DotNetIsolator Save

A library for running isolated .NET runtimes inside .NET

Project README


Lets your .NET code run other .NET code in an isolated environment easily.

Basic concept:

  1. Create as many IsolatedRuntime instances as you like.
    • Each one is actually a WebAssembly sandbox built with dotnet-wasi-sdk and running on Wasmtime.
    • Each one has a completely separate memory space and no direct access to the host machine's disk/network/OS/etc.
  2. Make .NET calls into IsolatedRuntime instances.
    • Either create IsolatedObject instances within those runtimes then invoke their methods
    • ... or just call a lambda method directly
    • You can pass/capture/return arbitrary values across the boundary, and they will be serialized automatically via Messagepack

This is experimental and unsupported. It may or may not be developed any further. There will definitely be functional gaps. There are no guarantees about security.

Getting started

First, install the package:

dotnet add package DotNetIsolator --prerelease

Now try this code:

// Set up an isolated runtime
using var host = new IsolatedRuntimeHost().WithBinDirectoryAssemblyLoader();
using var runtime = new IsolatedRuntime(host);

// Output: I'm running on X64
Console.WriteLine($"I'm running on {RuntimeInformation.OSArchitecture}");

runtime.Invoke(() =>
    // Output: I'm running on Wasm
    Console.WriteLine($"I'm running on {RuntimeInformation.OSArchitecture}");

Or, for a more involved example:

// Set up the runtime
using var host = new IsolatedRuntimeHost().WithBinDirectoryAssemblyLoader();
using var isolatedRuntime = new IsolatedRuntime(host);

// Evaluate the environment info in both the host runtime and the isolated one
var realInfo = GetEnvironmentInfo();
var isolatedInfo = isolatedRuntime.Invoke(GetEnvironmentInfo);
Console.WriteLine($"Real env: {realInfo}");
Console.WriteLine($"Isolated env: {isolatedInfo}");

static EnvInfo GetEnvironmentInfo()
    var sysRoot = Environment.GetEnvironmentVariable("SystemRoot") ?? "(Not set)";
    return new EnvInfo(

// Demonstrates that you can return arbitrarily-typed objects
record EnvInfo(int NumEnvVars, string ExampleEnvVar)
    public override string ToString() => $"{NumEnvVars} entries, including {ExampleEnvVar}";

Output, which will differ slighly on macOS/Linux:

Real env: 64 entries, including SystemRoot=C:\WINDOWS
Isolated env: 0 entries, including SystemRoot=(Not set)

API guides

Creating an IsolatedRuntimeHost

First you must create an IsolatedRuntimeHost. These host objects can be shared across users, since they don't hold any per-runtime state. If you're using DI, you could register it as a singleton.

The purpose of this is to:

  • Start up Wasmtime. This takes ~400ms so you only want to do it once and not every time you instantiate an IsolatedRuntime
  • Configure assembly loading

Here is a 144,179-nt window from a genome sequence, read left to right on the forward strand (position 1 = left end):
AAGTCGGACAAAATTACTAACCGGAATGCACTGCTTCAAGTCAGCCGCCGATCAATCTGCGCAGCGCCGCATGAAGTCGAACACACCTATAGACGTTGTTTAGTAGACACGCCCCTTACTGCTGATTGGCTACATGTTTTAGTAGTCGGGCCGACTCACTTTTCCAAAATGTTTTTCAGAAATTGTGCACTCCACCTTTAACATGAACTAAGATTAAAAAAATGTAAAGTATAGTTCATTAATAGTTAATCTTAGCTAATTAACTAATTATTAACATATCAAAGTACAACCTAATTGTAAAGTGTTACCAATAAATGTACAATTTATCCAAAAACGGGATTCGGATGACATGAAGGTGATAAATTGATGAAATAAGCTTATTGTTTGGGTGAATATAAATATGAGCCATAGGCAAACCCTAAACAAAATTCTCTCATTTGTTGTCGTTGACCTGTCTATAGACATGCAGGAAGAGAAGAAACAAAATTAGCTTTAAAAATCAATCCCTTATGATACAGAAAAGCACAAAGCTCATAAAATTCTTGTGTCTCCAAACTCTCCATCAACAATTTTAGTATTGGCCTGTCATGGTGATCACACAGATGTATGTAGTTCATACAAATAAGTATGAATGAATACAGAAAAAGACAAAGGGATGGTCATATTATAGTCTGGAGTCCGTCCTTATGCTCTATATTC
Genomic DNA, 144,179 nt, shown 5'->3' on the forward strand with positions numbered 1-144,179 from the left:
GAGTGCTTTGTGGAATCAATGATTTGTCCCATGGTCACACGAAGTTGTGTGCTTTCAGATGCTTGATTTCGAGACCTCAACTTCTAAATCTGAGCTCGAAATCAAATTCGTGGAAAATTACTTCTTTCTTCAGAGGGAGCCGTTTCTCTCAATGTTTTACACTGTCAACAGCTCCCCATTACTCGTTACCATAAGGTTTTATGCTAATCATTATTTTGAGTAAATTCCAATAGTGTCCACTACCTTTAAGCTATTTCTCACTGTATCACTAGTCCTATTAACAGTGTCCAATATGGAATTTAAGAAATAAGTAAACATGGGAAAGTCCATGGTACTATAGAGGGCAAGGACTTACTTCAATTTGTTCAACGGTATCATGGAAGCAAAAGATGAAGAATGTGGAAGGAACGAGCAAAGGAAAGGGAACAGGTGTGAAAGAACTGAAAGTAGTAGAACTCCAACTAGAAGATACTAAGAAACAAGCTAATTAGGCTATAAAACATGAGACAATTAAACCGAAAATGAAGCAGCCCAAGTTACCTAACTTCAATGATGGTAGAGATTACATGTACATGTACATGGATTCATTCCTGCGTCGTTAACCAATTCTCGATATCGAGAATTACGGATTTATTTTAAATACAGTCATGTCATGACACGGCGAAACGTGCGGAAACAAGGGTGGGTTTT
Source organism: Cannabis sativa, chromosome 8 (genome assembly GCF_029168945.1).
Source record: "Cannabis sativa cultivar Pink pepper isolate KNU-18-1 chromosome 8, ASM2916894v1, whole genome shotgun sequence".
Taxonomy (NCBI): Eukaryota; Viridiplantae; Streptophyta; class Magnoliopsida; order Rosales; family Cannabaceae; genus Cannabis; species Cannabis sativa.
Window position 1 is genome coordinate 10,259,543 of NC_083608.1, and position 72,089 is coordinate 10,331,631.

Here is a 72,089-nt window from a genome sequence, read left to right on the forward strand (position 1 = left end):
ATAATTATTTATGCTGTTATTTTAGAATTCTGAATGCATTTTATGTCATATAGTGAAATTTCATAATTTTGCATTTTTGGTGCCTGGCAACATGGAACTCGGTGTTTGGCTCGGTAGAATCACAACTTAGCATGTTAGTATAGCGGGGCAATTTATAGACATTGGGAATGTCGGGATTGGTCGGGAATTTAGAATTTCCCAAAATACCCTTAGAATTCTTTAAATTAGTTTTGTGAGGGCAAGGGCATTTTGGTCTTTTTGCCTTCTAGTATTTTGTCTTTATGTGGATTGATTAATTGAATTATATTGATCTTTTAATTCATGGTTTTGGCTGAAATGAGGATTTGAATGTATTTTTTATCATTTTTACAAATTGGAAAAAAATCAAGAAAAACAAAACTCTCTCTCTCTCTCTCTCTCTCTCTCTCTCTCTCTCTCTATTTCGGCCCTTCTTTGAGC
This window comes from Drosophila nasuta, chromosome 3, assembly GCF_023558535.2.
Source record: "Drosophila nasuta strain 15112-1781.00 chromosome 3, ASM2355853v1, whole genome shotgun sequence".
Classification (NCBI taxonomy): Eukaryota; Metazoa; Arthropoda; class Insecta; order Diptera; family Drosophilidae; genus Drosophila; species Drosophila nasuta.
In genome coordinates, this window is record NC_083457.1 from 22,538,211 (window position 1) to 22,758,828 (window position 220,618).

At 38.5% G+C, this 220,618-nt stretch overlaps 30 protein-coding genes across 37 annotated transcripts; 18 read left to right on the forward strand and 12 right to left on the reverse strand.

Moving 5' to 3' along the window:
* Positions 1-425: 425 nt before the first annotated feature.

Configuring assembly loading

The isolated .NET runtime instances need to load .NET assemblies in order to do anything useful. This package includes a WebAssembly-specific .NET base class library (BCL) for low-level .NET types such as int, string, Dictionary<T, U>, etc. Isolated runtimes always have permission to load these prebundled BCL assemblies.

You will almost always also want to load application-specific assemblies into your isolated runtimes, so that you can run your own code. The easiest way to configure assembly loading is to use WithBinDirectoryAssemblyLoader:

using var host = new IsolatedRuntimeHost()

This grants permission to load .NET assemblies from your host application's bin directory. This makes it possible to:

  • Invoke lambda methods (since the code for those methods is inside the DLLs in your bin directory)
  • Instantiate objects of arbitrary types inside isolated runtimes
  • Pass/return types declared in your own application or other packages that you reference

Note that WithBinDirectoryAssemblyLoader does not allow the guest code to escape from its sandbox. Even though it can load assemblies from the host application, it can only use them within its sandbox.

If you want to impose stricter controls over assembly loading, then instead of WithBinDirectoryAssemblyLoader, you can use WithAssemblyLoader:

using var host = new IsolatedRuntimeHost()
    .WithAssemblyLoader(assemblyName =>
        switch (assemblyName)
            case "MyAssembly":
                return File.ReadAllBytes("some/path/to/MyAssembly.dll");

        return null; // Unknown assembly. Maybe another loader will find it.

You can register as many assembly loaders as you wish.

Creating an IsolatedRuntime

Once you have an IsolatedRuntimeHost, it's trivial to create as many runtimes as you like:

using var runtime1 = new IsolatedRuntime(host);
using var runtime2 = new IsolatedRuntime(host);

Currently, each runtime takes ~8ms to instantiate.

Calling lambdas

Once you have an IsolatedRuntime, you can dispatch calls into them by using Invoke and lambda methods:

var person1 = new Person(3);
var person2 = new Person(9);

var sumOfAges = runtime.Invoke(() =>
    // This runs inside the isolated runtime.
    // Notice that we can use closure-captured values/objects too.